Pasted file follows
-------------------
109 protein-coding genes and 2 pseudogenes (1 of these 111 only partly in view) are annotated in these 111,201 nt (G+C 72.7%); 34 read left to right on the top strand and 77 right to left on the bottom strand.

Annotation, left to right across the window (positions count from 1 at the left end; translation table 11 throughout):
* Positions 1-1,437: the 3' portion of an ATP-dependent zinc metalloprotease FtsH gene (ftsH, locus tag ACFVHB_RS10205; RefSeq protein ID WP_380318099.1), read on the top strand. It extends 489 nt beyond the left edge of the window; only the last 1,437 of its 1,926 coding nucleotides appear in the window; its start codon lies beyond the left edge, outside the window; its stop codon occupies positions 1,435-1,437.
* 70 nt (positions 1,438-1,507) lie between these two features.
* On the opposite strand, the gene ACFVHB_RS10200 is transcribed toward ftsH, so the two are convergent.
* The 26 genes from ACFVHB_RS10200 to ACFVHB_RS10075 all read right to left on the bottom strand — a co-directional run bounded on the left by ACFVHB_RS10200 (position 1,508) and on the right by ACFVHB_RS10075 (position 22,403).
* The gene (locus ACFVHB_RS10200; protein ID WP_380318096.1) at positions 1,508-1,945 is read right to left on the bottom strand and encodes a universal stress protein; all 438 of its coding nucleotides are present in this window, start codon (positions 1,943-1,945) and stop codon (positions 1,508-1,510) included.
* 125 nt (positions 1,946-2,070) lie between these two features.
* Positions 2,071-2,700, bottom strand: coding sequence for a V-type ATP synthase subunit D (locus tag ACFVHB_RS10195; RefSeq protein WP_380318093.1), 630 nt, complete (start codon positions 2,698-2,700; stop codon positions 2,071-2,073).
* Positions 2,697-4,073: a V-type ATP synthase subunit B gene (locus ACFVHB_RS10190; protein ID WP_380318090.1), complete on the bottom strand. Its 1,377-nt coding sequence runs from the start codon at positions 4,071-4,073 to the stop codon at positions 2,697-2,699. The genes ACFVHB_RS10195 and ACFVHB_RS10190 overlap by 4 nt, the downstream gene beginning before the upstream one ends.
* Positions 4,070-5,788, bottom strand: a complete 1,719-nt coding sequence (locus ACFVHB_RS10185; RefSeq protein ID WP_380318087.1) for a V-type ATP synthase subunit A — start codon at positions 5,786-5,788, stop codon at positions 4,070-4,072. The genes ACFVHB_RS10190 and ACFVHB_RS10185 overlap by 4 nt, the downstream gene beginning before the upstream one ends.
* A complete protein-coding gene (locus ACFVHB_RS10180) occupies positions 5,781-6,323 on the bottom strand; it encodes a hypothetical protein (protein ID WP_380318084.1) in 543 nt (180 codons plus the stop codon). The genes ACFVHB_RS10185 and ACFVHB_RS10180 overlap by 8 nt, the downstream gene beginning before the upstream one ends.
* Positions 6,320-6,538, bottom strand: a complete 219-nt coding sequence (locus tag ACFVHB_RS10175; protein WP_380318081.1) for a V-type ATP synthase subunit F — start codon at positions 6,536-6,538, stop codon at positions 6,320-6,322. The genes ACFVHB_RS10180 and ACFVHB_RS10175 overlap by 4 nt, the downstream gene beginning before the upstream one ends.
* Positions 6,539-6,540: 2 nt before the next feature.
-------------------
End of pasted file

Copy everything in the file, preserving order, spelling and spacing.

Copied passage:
109 protein-coding genes and 2 pseudogenes (1 of these 111 only partly in view) are annotated in these 111,201 nt (G+C 72.7%); 34 read left to right on the top strand and 77 right to left on the bottom strand.

Annotation, left to right across the window (positions count from 1 at the left end; translation table 11 throughout):
* Positions 1-1,437: the 3' portion of an ATP-dependent zinc metalloprotease FtsH gene (ftsH, locus tag ACFVHB_RS10205; RefSeq protein ID WP_380318099.1), read on the top strand. It extends 489 nt beyond the left edge of the window; only the last 1,437 of its 1,926 coding nucleotides appear in the window; its start codon lies beyond the left edge, outside the window; its stop codon occupies positions 1,435-1,437.
* 70 nt (positions 1,438-1,507) lie between these two features.
* On the opposite strand, the gene ACFVHB_RS10200 is transcribed toward ftsH, so the two are convergent.
* The 26 genes from ACFVHB_RS10200 to ACFVHB_RS10075 all read right to left on the bottom strand — a co-directional run bounded on the left by ACFVHB_RS10200 (position 1,508) and on the right by ACFVHB_RS10075 (position 22,403).
* The gene (locus ACFVHB_RS10200; protein ID WP_380318096.1) at positions 1,508-1,945 is read right to left on the bottom strand and encodes a universal stress protein; all 438 of its coding nucleotides are present in this window, start codon (positions 1,943-1,945) and stop codon (positions 1,508-1,510) included.
* 125 nt (positions 1,946-2,070) lie between these two features.
* Positions 2,071-2,700, bottom strand: coding sequence for a V-type ATP synthase subunit D (locus tag ACFVHB_RS10195; RefSeq protein WP_380318093.1), 630 nt, complete (start codon positions 2,698-2,700; stop codon positions 2,071-2,073).
* Positions 2,697-4,073: a V-type ATP synthase subunit B gene (locus ACFVHB_RS10190; protein ID WP_380318090.1), complete on the bottom strand. Its 1,377-nt coding sequence runs from the start codon at positions 4,071-4,073 to the stop codon at positions 2,697-2,699. The genes ACFVHB_RS10195 and ACFVHB_RS10190 overlap by 4 nt, the downstream gene beginning before the upstream one ends.
* Positions 4,070-5,788, bottom strand: a complete 1,719-nt coding sequence (locus ACFVHB_RS10185; RefSeq protein ID WP_380318087.1) for a V-type ATP synthase subunit A — start codon at positions 5,786-5,788, stop codon at positions 4,070-4,072. The genes ACFVHB_RS10190 and ACFVHB_RS10185 overlap by 4 nt, the downstream gene beginning before the upstream one ends.
* A complete protein-coding gene (locus ACFVHB_RS10180) occupies positions 5,781-6,323 on the bottom strand; it encodes a hypothetical protein (protein ID WP_380318084.1) in 543 nt (180 codons plus the stop codon). The genes ACFVHB_RS10185 and ACFVHB_RS10180 overlap by 8 nt, the downstream gene beginning before the upstream one ends.
* Positions 6,320-6,538, bottom strand: a complete 219-nt coding sequence (locus tag ACFVHB_RS10175; protein WP_380318081.1) for a V-type ATP synthase subunit F — start codon at positions 6,536-6,538, stop codon at positions 6,320-6,322. The genes ACFVHB_RS10180 and ACFVHB_RS10175 overlap by 4 nt, the downstream gene beginning before the upstream one ends.
* Positions 6,539-6,540: 2 nt before the next feature.